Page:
Next, if you’ve done advance planning, you will have a breach response plan ready to go. It is a matter of executing the plan that you have already created. Initial steps include notification to your breach response team. Depending on the nature of the breach, team members include senior executives from the legal, IT, security, HR, marketing, and finance departments. Initial meetings can focus on the nature of the events, the initial take on what happened, understanding the severity of the incident, and identifying affected external parties or participants in the event.

Following initial meetings, the initial days of a breach response include an internal investigation to determine the facts and circumstances surrounding the apparent breach. What really happened? Information begins streaming in, and it may or may not show that a breach occurred. If it is clear that a breach occurred, it might not be clear how it happened, who was responsible, and whether it is still ongoing. The internal investigation phase is to find answers to all of these questions.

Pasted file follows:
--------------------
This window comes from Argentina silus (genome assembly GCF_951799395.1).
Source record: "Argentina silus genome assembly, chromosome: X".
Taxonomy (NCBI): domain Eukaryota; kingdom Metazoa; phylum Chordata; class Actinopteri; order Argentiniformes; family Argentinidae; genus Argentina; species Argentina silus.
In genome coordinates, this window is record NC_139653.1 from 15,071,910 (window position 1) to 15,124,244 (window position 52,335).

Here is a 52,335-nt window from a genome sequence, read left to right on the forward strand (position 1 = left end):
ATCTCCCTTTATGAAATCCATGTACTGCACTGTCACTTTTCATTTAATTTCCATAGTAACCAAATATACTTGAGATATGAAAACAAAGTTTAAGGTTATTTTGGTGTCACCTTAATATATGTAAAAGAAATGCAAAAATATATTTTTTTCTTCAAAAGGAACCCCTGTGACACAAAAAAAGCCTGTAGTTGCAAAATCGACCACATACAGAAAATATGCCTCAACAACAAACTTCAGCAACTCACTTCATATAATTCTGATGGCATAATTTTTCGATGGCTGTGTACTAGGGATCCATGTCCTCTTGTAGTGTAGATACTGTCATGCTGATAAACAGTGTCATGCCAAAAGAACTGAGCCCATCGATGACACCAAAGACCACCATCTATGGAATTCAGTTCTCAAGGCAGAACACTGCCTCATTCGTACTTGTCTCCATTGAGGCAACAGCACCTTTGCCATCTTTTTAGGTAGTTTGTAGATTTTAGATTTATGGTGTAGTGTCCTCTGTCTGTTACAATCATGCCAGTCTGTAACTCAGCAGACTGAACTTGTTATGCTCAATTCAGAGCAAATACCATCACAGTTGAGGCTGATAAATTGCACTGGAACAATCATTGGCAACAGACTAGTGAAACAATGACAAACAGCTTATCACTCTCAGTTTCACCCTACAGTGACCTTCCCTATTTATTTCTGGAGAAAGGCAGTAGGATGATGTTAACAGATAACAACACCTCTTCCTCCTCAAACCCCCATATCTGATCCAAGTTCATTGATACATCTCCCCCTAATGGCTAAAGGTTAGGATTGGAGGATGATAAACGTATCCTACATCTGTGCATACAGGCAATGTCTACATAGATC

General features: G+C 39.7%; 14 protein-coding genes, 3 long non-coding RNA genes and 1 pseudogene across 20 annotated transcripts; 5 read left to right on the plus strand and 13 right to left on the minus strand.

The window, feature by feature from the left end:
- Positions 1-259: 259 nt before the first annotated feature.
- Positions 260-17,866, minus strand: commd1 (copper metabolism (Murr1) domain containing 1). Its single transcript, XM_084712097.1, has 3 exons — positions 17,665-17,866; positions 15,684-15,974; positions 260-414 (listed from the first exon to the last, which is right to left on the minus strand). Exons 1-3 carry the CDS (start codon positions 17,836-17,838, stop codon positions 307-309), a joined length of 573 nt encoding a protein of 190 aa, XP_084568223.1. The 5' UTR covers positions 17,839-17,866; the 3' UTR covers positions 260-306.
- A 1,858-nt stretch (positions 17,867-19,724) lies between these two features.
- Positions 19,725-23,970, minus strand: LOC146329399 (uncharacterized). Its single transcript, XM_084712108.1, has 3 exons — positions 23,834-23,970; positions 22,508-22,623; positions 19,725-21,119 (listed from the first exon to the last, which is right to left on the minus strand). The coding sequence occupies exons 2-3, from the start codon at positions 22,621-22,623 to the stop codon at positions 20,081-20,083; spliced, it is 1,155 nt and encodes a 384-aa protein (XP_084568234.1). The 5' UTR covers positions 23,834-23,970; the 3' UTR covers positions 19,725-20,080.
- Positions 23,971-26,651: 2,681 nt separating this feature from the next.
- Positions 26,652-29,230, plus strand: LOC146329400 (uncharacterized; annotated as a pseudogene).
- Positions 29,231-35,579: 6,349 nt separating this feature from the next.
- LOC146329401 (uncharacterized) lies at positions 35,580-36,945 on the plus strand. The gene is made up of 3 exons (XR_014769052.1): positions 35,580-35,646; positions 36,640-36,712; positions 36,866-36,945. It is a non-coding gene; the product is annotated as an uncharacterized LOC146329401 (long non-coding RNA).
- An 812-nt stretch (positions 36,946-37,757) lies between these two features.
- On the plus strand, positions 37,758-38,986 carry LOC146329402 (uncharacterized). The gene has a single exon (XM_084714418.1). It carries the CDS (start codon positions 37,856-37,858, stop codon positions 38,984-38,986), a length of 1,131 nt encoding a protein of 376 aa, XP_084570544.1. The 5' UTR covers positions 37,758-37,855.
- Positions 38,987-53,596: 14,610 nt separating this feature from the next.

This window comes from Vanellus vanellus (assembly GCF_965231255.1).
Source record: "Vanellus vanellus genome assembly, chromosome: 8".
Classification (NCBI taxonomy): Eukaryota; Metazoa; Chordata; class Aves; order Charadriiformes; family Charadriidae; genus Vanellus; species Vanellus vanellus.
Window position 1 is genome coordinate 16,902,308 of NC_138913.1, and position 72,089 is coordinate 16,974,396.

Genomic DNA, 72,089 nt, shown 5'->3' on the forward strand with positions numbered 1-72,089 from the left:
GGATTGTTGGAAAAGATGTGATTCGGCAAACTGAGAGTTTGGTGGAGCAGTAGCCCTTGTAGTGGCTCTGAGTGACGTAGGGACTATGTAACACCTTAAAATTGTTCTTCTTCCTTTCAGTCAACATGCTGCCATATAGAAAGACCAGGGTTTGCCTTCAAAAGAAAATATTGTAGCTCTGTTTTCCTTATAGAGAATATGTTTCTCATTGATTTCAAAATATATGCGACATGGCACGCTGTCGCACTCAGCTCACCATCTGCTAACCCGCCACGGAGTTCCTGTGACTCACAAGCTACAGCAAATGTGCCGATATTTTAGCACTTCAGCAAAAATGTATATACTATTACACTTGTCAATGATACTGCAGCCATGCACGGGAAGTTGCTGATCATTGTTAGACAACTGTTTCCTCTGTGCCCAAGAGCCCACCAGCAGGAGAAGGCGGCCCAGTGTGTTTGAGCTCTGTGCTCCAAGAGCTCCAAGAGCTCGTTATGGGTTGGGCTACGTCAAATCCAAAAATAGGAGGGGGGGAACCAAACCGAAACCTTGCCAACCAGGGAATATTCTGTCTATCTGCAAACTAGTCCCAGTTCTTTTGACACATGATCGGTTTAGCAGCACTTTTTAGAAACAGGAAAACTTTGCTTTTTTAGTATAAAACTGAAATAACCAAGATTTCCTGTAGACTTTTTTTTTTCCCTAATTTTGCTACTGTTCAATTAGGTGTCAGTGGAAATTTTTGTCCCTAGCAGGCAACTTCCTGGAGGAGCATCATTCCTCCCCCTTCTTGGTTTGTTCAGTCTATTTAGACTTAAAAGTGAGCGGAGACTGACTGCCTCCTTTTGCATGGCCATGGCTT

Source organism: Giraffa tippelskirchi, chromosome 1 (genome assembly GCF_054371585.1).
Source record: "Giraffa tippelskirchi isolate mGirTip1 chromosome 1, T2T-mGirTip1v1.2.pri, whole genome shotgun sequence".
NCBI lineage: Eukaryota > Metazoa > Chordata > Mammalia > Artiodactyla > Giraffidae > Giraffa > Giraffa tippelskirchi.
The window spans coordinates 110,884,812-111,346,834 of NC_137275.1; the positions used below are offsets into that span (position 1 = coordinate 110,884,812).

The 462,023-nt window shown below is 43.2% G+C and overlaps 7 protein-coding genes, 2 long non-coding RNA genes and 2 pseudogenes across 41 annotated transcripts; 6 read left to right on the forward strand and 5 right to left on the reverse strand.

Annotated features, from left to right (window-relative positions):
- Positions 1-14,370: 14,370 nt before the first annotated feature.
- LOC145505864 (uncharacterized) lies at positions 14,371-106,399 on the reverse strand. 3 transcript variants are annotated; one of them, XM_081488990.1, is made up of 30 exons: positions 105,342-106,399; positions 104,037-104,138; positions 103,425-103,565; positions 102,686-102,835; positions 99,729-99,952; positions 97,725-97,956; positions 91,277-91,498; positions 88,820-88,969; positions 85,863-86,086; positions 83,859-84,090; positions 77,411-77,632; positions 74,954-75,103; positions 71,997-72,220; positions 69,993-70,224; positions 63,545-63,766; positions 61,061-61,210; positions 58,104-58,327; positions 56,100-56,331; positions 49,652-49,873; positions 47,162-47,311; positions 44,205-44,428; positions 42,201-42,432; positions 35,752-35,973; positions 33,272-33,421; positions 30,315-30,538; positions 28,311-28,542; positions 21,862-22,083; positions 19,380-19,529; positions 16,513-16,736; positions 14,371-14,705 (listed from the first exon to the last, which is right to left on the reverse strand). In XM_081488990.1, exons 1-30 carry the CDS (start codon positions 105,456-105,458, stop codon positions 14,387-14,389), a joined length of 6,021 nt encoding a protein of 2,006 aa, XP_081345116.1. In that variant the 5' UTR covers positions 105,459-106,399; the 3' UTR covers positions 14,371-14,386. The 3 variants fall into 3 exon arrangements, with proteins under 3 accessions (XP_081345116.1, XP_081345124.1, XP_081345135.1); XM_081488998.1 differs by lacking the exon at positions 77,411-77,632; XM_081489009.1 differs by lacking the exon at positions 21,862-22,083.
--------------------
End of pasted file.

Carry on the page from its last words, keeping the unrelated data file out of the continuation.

At the same time the internal investigation is starting, internal IT, security, and perhaps external forensic experts should be analyzing systems to determine the best course of action to prevent further exploitation of the breach, minimize the damage from the breach, determine the source and scope of the attack, leave open the possibility of a law enforcement investigation, detect and find evidence of the attacker, and preserve evidence needed for later legal proceedings, including both defensive and offensive actions. It may not be possible to meet all of these goals. Accordingly, the company may need to decide on the priority of these goals.